In response, Dr. Hickey asked his associate superintendent to interview the Dunloggin staff related to the conduct of the principal. Meetings have been held between the parents and the central administration concerning alleged problems at the school involving the behavior of the principal.
Yet, Kevin Thomas, in his analysis of the problems at Dunloggin blamed -- you guessed it -- parents and teachers.
The teachers at Dunloggin Middle School are among the best in the county. Don't criticize parents and teachers who demand high standards, support them!
Don't belittle parents and teachers who expect discipline to be administered in the school, applaud them! "Positive reinforcement" and other student reward incentives for good behavior are important, but they are not a substitute for discipline, order and respect. . . .
James R. Swab
The writer is president of the Howard County Education
I have no children in any Howard County school . . . nor do I have any affiliation with the Dunloggin Middle School PTA. However, I was shocked and dismayed at the position taken by editorial writer Kevin Thomas in his critical column concerning parental involvement in the education of their youth at Dunloggin Middle School in the May 14th Sun for Howard County, and even more dismayed at the authors of the letters published in the May 22 edition applauding Mr. Thomas' position. . . .
In his invective, two major errors in judgment stand out.
First, he seems rather shocked that parents feel they have a right to voice what they want from the educators of their youth. It seems Mr. Thomas forgets, as the Department of Education often does, that educators too are public servants who are paid by these parents and other citizens like myself to run a school system that serves the parents and the community -- not the educators. . . .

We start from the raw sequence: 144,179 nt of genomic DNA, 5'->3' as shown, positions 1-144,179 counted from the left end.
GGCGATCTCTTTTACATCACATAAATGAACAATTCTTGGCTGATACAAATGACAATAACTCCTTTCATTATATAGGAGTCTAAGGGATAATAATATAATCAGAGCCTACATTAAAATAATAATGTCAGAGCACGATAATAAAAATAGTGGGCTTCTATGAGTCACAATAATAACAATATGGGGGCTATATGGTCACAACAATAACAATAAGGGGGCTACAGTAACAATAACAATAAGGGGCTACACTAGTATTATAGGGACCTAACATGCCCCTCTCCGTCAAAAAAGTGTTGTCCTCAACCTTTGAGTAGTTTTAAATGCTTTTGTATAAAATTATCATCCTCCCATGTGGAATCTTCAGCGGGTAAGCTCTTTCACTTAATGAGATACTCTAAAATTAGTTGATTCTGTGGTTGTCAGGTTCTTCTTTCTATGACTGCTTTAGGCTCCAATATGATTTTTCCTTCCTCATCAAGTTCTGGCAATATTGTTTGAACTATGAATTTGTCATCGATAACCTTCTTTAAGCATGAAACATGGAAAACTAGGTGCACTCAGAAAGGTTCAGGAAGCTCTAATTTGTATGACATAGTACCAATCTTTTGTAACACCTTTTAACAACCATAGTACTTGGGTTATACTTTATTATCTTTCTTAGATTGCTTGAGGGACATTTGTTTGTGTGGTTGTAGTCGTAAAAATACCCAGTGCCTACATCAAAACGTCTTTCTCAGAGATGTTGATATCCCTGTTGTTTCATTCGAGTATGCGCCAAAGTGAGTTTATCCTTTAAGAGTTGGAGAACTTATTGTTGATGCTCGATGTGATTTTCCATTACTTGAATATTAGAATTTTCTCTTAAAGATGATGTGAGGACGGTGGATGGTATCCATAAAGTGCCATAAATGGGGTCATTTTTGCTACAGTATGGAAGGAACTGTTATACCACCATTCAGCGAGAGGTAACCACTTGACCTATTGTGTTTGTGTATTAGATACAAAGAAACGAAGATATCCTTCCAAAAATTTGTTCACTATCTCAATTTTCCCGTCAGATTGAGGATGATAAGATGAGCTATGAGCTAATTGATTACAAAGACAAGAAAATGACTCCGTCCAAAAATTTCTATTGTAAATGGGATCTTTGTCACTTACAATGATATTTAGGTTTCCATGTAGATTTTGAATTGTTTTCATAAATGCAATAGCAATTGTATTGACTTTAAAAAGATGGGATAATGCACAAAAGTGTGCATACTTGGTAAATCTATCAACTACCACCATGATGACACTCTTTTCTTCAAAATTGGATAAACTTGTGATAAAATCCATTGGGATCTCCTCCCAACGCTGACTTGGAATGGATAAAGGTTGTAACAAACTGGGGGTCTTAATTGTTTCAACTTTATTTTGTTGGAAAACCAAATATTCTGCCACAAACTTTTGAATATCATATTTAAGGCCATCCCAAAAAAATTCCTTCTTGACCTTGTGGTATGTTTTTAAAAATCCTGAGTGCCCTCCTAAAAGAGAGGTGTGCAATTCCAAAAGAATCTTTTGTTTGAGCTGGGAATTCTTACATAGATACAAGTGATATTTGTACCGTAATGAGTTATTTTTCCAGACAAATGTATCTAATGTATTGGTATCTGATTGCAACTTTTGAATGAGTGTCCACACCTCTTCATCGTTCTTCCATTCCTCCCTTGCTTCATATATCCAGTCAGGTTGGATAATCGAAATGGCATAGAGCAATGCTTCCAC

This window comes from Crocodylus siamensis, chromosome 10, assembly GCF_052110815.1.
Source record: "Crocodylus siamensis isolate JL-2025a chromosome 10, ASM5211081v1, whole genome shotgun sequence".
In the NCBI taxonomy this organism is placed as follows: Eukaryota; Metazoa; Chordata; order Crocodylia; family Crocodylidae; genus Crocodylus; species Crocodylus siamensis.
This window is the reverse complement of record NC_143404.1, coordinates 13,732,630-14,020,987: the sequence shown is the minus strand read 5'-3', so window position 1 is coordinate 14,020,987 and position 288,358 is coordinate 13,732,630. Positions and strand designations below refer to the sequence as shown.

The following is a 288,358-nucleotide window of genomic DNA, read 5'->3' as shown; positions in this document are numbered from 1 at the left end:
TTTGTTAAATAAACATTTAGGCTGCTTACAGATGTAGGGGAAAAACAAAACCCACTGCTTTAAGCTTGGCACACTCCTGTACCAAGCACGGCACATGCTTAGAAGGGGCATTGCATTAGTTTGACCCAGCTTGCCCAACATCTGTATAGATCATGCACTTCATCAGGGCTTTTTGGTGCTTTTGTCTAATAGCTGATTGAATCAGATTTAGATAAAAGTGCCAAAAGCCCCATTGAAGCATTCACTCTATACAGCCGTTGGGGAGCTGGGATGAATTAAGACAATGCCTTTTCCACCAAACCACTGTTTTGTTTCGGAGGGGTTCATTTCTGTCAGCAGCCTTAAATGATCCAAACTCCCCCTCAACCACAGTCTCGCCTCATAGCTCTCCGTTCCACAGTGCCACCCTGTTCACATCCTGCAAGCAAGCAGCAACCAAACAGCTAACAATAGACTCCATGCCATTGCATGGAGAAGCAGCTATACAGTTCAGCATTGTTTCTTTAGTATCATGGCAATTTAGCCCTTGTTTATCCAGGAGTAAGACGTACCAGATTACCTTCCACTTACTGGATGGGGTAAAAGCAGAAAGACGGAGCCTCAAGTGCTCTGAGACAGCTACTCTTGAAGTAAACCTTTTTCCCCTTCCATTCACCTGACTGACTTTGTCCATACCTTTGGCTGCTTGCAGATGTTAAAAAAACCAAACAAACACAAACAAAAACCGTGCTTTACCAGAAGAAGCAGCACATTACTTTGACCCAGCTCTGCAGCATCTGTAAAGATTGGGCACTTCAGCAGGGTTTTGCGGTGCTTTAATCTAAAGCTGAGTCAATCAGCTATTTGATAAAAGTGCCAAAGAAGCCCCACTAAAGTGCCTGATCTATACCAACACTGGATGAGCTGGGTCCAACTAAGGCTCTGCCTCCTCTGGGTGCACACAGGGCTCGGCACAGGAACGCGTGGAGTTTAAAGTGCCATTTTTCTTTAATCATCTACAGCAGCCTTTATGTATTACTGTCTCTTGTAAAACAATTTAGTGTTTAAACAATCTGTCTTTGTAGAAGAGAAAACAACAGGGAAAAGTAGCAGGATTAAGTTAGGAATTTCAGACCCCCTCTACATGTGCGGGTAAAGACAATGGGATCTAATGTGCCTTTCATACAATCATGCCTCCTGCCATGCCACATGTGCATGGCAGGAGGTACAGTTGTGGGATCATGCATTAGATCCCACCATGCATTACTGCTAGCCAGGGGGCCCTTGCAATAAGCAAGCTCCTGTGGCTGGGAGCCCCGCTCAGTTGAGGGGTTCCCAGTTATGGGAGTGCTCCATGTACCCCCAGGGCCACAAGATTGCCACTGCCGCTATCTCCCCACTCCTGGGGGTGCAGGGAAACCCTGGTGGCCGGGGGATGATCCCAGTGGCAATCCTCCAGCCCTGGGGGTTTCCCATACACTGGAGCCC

Secondly, I found his sermon on current school philosophy regarding discipline equally inane. Recently, I addressed the Howard County Council at the annual county budget hearings. I spoke in an effort to protect the police budget from being the victim of cuts in order to find funds for the school system. At this time, I criticized our county educational system for allowing lawlessness and total disregard for private property to grow on a staggering scale. I noted that violence is almost uncontrolled and unpunished in some of our schools. I quoted data from county records showing. . . that juvenile delinquency has increased almost 100 percent in the last four years. . . .
Mr. Thomas and apparently many in our educational system feel that the parents have all the responsibility to instill discipline at home, but no right to demand the same discipline from the schools where their child spends an equal amount of his/her waking hours.
While Mr. Thomas quotes the same old party line about the middle school concept of discipline that "emphasizes positive behavior" rather than punishment, the crime statistics are standing testimony to the fact that something obviously isn't working. Isn't it just possible that the parents of the Dunloggin Middle School PTA have the right idea when it comes to making and keeping a school "at the top of the ranks?"
William G. Volenick
I am writing in response to the letter of Doris Green Walker, Esq. (May 14), concerning the fairness of the judicial selection process in Howard County.
Fifteen lawyers applied for the pending judicial vacancy in the Howard County Circuit Court. Of that number, six were recommended to the governor by the Howard County Judicial Nominating Commission, myself included. The nominating commission is made up of lawyers and non-lawyers, men and women, African-Americans and whites. That group met with all of the applicants, reviewed a lengthy application and writing sample submitted by each and received input from many groups and individuals prior to making its recommendations.
Prior to meeting with the nominating commission, the applicants went through a process of evaluation by many different groups. Those groups represent many different interests. The Waring-Mitchell Law Society, which represents the interests of the African-American lawyers of Howard County, conducted an evaluation process and made recommendations. The Women's Bar Association, which represents the interests of women lawyers in Maryland, conducted an evaluation process and made recommendations. The Maryland State Bar Association, which is the formal organization of lawyers throughout the state, conducted an evaluation process and made recommendations. . .